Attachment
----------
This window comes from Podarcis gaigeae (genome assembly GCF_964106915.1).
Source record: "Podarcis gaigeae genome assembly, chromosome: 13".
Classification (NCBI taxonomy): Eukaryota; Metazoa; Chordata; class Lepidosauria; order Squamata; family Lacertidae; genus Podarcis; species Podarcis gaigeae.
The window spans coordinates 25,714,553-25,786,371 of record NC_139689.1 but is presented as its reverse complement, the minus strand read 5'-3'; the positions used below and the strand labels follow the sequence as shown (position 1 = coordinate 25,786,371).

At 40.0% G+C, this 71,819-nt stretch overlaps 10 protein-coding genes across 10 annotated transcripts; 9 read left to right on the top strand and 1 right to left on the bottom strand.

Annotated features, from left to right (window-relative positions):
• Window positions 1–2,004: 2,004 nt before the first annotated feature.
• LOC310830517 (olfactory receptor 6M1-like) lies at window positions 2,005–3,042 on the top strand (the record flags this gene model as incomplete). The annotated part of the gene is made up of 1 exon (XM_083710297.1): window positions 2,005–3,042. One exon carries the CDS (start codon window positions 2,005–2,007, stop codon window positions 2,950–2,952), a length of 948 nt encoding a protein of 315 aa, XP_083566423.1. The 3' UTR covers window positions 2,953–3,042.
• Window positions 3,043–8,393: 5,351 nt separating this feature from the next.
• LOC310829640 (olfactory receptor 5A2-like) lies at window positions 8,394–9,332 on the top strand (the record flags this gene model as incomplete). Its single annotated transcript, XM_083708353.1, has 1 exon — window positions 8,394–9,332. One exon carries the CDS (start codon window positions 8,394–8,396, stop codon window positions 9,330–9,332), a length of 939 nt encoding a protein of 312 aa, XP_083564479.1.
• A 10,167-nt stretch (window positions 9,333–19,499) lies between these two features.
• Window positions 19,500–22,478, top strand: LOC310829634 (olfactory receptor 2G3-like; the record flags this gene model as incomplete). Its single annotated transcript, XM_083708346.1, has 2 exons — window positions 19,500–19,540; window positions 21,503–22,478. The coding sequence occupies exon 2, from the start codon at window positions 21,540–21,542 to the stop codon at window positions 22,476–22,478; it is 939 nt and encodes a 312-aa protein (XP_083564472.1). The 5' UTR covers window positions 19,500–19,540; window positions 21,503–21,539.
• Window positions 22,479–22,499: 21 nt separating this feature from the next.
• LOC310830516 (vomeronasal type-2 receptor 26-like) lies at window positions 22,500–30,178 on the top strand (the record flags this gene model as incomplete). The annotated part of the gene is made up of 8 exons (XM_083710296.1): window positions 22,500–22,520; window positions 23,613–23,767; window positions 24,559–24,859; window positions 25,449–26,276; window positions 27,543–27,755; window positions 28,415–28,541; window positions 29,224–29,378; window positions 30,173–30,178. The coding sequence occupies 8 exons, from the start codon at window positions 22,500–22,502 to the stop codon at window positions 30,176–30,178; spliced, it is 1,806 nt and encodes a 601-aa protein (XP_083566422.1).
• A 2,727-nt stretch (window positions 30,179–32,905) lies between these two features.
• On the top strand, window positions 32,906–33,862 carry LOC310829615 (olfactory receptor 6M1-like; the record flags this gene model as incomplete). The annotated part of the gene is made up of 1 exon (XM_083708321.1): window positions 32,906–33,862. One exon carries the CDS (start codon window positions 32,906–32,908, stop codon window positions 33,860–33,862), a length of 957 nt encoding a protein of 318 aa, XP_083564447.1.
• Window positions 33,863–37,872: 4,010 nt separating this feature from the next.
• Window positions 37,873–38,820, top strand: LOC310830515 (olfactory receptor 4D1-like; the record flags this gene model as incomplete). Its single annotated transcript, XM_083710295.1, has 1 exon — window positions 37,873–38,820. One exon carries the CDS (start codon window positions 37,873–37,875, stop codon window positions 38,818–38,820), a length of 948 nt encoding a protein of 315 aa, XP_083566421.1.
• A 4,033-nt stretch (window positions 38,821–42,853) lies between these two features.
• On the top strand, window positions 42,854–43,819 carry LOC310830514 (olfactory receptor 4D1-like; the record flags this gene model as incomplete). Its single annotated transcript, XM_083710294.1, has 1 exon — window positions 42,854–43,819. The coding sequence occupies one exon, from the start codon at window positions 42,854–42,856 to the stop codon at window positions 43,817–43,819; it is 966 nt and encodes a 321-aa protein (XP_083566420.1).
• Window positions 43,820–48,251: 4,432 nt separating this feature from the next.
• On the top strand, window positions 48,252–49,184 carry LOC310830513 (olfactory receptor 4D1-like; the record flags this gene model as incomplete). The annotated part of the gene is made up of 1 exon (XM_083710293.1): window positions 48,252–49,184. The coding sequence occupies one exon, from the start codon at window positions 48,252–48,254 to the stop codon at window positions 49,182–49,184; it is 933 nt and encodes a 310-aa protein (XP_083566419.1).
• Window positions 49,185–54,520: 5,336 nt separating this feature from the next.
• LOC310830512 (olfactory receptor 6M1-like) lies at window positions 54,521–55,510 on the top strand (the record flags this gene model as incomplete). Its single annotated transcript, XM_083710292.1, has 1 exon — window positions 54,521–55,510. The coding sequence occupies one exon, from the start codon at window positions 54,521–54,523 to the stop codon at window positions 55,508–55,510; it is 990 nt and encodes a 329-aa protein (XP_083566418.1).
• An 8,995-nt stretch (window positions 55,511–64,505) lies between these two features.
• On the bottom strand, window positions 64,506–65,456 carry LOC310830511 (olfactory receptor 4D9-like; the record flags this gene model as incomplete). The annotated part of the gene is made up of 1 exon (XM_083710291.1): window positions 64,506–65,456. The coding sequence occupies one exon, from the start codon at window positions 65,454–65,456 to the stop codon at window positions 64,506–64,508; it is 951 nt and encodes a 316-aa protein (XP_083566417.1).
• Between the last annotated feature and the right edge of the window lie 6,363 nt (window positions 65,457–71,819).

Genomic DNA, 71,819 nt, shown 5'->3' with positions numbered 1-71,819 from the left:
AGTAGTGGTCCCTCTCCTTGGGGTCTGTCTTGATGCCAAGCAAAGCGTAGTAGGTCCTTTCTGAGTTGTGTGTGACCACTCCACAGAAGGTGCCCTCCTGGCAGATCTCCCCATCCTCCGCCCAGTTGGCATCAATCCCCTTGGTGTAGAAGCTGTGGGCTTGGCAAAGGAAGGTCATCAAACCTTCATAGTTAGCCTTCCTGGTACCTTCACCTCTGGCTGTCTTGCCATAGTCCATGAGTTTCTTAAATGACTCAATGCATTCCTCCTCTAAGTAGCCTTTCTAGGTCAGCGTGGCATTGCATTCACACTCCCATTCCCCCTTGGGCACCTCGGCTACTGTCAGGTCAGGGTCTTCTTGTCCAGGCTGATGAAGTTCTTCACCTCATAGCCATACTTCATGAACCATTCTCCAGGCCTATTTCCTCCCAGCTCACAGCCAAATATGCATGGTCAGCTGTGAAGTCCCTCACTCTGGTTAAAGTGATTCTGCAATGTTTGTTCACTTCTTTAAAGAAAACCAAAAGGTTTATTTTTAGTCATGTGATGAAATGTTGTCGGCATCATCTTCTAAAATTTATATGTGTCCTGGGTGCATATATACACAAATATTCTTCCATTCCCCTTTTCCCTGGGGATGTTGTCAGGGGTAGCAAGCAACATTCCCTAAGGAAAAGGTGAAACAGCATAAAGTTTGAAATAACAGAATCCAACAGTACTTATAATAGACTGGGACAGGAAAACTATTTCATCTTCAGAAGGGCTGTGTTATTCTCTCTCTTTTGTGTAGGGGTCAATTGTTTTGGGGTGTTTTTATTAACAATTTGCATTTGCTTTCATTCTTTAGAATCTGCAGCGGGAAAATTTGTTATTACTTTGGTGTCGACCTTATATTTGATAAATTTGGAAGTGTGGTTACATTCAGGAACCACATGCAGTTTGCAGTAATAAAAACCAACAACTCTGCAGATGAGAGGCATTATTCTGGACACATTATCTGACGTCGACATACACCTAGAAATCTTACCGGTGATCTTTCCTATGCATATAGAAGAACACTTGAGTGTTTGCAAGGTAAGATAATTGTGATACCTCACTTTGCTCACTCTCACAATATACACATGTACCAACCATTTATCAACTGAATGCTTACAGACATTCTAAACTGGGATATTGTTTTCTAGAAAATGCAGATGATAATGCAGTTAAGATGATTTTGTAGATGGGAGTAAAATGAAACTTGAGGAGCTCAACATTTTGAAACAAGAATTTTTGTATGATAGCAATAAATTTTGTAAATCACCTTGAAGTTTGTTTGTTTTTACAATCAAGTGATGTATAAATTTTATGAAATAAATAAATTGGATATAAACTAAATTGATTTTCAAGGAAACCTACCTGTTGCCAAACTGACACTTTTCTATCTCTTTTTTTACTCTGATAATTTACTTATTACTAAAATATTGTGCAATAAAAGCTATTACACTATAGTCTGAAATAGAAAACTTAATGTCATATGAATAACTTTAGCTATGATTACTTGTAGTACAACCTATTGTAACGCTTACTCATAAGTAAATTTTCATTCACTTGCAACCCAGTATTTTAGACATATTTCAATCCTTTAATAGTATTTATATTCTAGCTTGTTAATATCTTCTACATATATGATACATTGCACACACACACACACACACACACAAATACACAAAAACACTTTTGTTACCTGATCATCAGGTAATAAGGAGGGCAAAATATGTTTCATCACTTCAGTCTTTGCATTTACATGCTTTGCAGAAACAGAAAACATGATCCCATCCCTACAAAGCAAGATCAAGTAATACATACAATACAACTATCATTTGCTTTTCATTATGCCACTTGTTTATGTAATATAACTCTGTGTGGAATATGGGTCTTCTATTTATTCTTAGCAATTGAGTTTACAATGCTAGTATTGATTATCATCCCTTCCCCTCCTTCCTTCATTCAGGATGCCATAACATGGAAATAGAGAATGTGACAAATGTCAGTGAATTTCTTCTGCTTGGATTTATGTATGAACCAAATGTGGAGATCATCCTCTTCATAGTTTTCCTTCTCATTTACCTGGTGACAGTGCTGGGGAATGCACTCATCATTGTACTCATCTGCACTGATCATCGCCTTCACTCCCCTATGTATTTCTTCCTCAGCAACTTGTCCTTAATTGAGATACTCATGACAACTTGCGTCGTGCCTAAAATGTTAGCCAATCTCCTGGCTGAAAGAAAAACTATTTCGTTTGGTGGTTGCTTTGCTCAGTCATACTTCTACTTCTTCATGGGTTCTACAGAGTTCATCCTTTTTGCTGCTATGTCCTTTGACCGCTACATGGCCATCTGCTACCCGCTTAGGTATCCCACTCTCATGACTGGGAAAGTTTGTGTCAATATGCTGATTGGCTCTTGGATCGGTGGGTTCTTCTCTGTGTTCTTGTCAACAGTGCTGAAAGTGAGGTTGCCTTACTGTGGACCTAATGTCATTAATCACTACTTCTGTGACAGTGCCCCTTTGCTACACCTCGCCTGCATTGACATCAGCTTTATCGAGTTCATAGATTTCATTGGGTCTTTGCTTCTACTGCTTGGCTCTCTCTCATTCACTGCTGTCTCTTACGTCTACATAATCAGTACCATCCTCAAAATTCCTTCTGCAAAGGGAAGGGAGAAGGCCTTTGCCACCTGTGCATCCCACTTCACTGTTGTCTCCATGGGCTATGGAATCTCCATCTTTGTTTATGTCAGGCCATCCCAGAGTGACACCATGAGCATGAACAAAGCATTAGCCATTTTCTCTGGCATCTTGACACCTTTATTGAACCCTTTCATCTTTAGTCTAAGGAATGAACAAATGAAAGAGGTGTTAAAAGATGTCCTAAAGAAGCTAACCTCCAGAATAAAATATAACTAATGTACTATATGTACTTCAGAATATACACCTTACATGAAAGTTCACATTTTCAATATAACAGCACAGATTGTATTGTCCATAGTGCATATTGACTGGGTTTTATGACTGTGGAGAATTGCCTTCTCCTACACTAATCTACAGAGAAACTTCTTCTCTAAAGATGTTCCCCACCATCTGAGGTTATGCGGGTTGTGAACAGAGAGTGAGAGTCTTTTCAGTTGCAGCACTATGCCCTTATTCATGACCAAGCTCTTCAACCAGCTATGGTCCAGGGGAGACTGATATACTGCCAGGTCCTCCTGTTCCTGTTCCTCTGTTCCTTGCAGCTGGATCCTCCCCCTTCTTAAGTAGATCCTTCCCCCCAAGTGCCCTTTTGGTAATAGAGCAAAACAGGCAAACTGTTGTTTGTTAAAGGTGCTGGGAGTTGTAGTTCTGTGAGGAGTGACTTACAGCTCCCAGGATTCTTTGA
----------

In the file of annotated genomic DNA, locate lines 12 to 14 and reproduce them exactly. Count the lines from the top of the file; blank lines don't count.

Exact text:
• Window positions 19,500–22,478, top strand: LOC310829634 (olfactory receptor 2G3-like; the record flags this gene model as incomplete). Its single annotated transcript, XM_083708346.1, has 2 exons — window positions 19,500–19,540; window positions 21,503–22,478. The coding sequence occupies exon 2, from the start codon at window positions 21,540–21,542 to the stop codon at window positions 22,476–22,478; it is 939 nt and encodes a 312-aa protein (XP_083564472.1). The 5' UTR covers window positions 19,500–19,540; window positions 21,503–21,539.
• Window positions 22,479–22,499: 21 nt separating this feature from the next.
• LOC310830516 (vomeronasal type-2 receptor 26-like) lies at window positions 22,500–30,178 on the top strand (the record flags this gene model as incomplete). The annotated part of the gene is made up of 8 exons (XM_083710296.1): window positions 22,500–22,520; window positions 23,613–23,767; window positions 24,559–24,859; window positions 25,449–26,276; window positions 27,543–27,755; window positions 28,415–28,541; window positions 29,224–29,378; window positions 30,173–30,178. The coding sequence occupies 8 exons, from the start codon at window positions 22,500–22,502 to the stop codon at window positions 30,176–30,178; spliced, it is 1,806 nt and encodes a 601-aa protein (XP_083566422.1).